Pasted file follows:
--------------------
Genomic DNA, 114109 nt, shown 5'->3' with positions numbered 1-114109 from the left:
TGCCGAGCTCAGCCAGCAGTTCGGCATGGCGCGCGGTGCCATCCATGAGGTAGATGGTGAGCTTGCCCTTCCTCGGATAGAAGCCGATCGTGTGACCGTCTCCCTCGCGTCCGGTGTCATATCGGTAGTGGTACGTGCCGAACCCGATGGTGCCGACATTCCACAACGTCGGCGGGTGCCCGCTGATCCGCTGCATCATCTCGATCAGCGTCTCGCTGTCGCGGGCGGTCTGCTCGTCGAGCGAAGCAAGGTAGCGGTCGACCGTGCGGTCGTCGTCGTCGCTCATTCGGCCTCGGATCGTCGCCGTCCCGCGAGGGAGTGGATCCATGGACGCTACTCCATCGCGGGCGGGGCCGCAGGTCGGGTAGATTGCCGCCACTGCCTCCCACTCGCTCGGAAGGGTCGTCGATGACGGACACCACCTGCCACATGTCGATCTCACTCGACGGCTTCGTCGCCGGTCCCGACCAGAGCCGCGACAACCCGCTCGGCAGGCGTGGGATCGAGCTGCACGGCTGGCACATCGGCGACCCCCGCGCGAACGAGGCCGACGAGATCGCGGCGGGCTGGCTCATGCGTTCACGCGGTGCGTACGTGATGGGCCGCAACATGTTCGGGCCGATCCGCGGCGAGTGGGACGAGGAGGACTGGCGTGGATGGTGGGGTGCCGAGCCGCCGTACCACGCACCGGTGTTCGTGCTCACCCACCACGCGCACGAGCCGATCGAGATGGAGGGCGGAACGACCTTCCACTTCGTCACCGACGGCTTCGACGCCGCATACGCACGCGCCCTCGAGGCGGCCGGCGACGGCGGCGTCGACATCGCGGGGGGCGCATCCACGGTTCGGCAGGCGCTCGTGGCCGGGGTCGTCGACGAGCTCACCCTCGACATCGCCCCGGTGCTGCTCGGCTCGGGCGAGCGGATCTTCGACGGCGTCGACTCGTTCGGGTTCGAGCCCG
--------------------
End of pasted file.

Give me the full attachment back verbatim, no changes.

Genomic DNA, 114109 nt, shown 5'->3' with positions numbered 1-114109 from the left:
TGCCGAGCTCAGCCAGCAGTTCGGCATGGCGCGCGGTGCCATCCATGAGGTAGATGGTGAGCTTGCCCTTCCTCGGATAGAAGCCGATCGTGTGACCGTCTCCCTCGCGTCCGGTGTCATATCGGTAGTGGTACGTGCCGAACCCGATGGTGCCGACATTCCACAACGTCGGCGGGTGCCCGCTGATCCGCTGCATCATCTCGATCAGCGTCTCGCTGTCGCGGGCGGTCTGCTCGTCGAGCGAAGCAAGGTAGCGGTCGACCGTGCGGTCGTCGTCGTCGCTCATTCGGCCTCGGATCGTCGCCGTCCCGCGAGGGAGTGGATCCATGGACGCTACTCCATCGCGGGCGGGGCCGCAGGTCGGGTAGATTGCCGCCACTGCCTCCCACTCGCTCGGAAGGGTCGTCGATGACGGACACCACCTGCCACATGTCGATCTCACTCGACGGCTTCGTCGCCGGTCCCGACCAGAGCCGCGACAACCCGCTCGGCAGGCGTGGGATCGAGCTGCACGGCTGGCACATCGGCGACCCCCGCGCGAACGAGGCCGACGAGATCGCGGCGGGCTGGCTCATGCGTTCACGCGGTGCGTACGTGATGGGCCGCAACATGTTCGGGCCGATCCGCGGCGAGTGGGACGAGGAGGACTGGCGTGGATGGTGGGGTGCCGAGCCGCCGTACCACGCACCGGTGTTCGTGCTCACCCACCACGCGCACGAGCCGATCGAGATGGAGGGCGGAACGACCTTCCACTTCGTCACCGACGGCTTCGACGCCGCATACGCACGCGCCCTCGAGGCGGCCGGCGACGGCGGCGTCGACATCGCGGGGGGCGCATCCACGGTTCGGCAGGCGCTCGTGGCCGGGGTCGTCGACGAGCTCACCCTCGACATCGCCCCGGTGCTGCTCGGCTCGGGCGAGCGGATCTTCGACGGCGTCGACTCGTTCGGGTTCGAGCCCG